This is a case study of a 29-year-old balding male who came to Dr. Shapiro’s Hair Institute and was screened for anabolic use with the S.H.A.P.I.R.O. Chart. This man used creatine, a popular workout and athletic supplement that helps grow muscle and reduce fat. His hair loss was similar to male pattern balding, with some important differences.
Twenty-nine is a young age to have this much balding from an inherited sensitivity to testosterone/DHT. We might call this early-onset male pattern balding. The balding pattern was different because:
- The hair loss happened suddenly, then stopped. When he was 17, he took creatine for 6 months, and experienced hair loss six or eight months later. Then the hair loss stopped and he had no additional hair loss since.
- His hair loss has a very even, diffuse thinning pattern throughout his head.
- The texture of the hair is unusual in the crown and front of the head – the male pattern balding (MPB) area that is sensitive to DHT. This is the part of the scalp would be more sensitive to hormonal changes, if this subject is genetically prone to male pattern balding. The tips of the hair in this area are slightly frizzy, as if slightly singed by a candle. This hair is not quite as frizzy-looking as hair damaged by hypothyroidism.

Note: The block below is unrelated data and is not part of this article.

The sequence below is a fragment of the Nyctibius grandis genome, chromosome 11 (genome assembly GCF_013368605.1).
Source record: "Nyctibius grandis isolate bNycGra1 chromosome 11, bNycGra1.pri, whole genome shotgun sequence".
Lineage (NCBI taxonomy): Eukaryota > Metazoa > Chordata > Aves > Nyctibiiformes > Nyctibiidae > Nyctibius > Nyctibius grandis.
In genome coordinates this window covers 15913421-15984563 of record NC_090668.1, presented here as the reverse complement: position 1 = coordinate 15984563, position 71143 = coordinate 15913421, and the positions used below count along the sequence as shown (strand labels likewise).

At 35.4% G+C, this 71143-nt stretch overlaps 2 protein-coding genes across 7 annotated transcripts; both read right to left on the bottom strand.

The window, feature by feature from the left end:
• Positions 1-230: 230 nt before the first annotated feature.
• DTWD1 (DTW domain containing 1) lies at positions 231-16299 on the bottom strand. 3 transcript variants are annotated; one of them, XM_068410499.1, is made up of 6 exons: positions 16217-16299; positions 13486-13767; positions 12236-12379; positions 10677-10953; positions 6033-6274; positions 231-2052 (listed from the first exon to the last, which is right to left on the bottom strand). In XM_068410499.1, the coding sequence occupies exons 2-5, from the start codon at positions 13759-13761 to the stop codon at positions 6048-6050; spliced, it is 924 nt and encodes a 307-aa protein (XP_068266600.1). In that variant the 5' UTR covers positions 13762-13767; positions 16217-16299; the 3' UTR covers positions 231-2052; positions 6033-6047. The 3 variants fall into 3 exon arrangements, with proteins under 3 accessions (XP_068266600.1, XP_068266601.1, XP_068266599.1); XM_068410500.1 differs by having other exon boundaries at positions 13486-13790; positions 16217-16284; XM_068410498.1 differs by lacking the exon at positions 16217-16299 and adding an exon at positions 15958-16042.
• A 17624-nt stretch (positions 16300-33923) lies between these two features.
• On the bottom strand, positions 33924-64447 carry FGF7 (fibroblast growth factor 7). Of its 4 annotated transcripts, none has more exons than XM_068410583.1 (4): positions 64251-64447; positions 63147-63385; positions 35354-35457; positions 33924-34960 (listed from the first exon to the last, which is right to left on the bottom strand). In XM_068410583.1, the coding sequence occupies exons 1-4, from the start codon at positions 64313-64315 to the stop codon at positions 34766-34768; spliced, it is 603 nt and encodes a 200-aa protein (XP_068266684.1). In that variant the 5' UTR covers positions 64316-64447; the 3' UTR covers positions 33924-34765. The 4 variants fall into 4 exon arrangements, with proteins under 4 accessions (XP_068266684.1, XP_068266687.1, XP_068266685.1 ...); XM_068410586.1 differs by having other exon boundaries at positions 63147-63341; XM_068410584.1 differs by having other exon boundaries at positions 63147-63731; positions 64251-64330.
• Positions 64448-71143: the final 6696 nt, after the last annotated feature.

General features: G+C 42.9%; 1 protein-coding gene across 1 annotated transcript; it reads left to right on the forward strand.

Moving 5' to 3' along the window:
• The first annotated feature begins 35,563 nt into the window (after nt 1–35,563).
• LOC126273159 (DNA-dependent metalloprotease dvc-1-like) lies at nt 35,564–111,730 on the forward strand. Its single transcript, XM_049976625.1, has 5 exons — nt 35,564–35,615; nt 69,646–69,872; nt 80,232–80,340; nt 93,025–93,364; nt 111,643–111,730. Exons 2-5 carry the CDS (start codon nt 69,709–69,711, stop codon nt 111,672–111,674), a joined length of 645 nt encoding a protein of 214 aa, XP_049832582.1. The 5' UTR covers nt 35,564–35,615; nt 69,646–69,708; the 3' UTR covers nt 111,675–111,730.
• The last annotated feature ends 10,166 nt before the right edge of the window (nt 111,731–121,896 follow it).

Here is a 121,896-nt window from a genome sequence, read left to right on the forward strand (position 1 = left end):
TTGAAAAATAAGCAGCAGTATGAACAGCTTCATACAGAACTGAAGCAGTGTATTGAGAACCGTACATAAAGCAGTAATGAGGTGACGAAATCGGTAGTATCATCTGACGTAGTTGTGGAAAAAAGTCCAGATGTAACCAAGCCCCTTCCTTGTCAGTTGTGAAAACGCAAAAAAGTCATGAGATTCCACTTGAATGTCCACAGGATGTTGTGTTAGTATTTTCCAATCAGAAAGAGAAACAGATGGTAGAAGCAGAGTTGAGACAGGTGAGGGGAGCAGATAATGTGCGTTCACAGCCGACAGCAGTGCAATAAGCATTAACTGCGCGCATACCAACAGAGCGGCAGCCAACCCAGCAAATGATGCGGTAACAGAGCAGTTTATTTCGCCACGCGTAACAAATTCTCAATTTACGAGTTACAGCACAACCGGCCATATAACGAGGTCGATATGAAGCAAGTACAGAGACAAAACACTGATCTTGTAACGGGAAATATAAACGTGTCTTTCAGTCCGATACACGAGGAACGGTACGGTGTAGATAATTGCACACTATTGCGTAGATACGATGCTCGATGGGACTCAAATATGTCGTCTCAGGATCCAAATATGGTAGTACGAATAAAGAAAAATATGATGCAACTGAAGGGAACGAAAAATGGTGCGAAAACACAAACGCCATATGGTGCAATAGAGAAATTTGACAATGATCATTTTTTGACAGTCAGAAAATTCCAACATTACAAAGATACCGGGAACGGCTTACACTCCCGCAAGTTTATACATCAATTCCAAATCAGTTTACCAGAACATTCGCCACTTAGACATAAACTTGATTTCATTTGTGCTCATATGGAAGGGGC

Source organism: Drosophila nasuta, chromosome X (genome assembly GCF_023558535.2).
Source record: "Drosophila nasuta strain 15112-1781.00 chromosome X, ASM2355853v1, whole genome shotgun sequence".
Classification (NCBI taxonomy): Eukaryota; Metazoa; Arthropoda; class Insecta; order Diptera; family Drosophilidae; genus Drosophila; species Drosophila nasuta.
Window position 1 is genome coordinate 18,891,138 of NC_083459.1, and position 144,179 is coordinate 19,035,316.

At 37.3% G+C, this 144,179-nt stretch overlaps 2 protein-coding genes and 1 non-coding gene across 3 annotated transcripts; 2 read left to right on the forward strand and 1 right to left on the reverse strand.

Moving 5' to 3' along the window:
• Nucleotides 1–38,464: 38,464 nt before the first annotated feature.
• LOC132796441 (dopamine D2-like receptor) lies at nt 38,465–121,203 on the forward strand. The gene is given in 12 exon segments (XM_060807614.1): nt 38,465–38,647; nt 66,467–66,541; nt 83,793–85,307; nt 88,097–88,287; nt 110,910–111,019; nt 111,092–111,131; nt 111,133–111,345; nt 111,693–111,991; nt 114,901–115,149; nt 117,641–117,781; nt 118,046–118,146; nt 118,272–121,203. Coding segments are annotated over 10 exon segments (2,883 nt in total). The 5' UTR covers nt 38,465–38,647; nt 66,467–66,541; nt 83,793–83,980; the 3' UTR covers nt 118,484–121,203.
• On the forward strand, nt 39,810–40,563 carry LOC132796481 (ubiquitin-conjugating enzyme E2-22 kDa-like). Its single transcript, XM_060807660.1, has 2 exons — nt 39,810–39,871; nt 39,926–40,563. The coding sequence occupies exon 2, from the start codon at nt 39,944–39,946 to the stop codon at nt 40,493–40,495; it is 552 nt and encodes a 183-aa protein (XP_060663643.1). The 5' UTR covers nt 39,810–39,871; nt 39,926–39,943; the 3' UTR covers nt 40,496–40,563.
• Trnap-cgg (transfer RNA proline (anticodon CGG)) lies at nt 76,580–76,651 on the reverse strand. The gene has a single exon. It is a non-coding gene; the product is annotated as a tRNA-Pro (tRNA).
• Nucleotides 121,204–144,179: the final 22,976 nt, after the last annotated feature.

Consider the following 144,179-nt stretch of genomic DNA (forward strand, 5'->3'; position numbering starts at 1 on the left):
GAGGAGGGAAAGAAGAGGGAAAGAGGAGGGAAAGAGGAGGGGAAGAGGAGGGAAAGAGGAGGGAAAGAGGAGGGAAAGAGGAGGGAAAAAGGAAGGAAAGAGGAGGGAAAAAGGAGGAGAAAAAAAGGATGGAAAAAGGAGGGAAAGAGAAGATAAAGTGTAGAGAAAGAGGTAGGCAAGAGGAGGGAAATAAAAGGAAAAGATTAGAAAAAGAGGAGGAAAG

This case study is very typical of hair loss from anabolic supplements. There is an even distribution of hair loss with the same amount of scalp showing throughout the MPB areas. This is because all supplements that spike testosterone (T) or IGFBP-3 are systemic and will affect all the hair follicles by either DHT or IGFBP-3. Creatine affects DHT directly (see Pathway 4 in the anabolic chart) and also is also composed of an amino acid arginine that affects GH (Pathway 2).
This patient is scheduled for a hair transplant at my South Florida hair transplant clinic.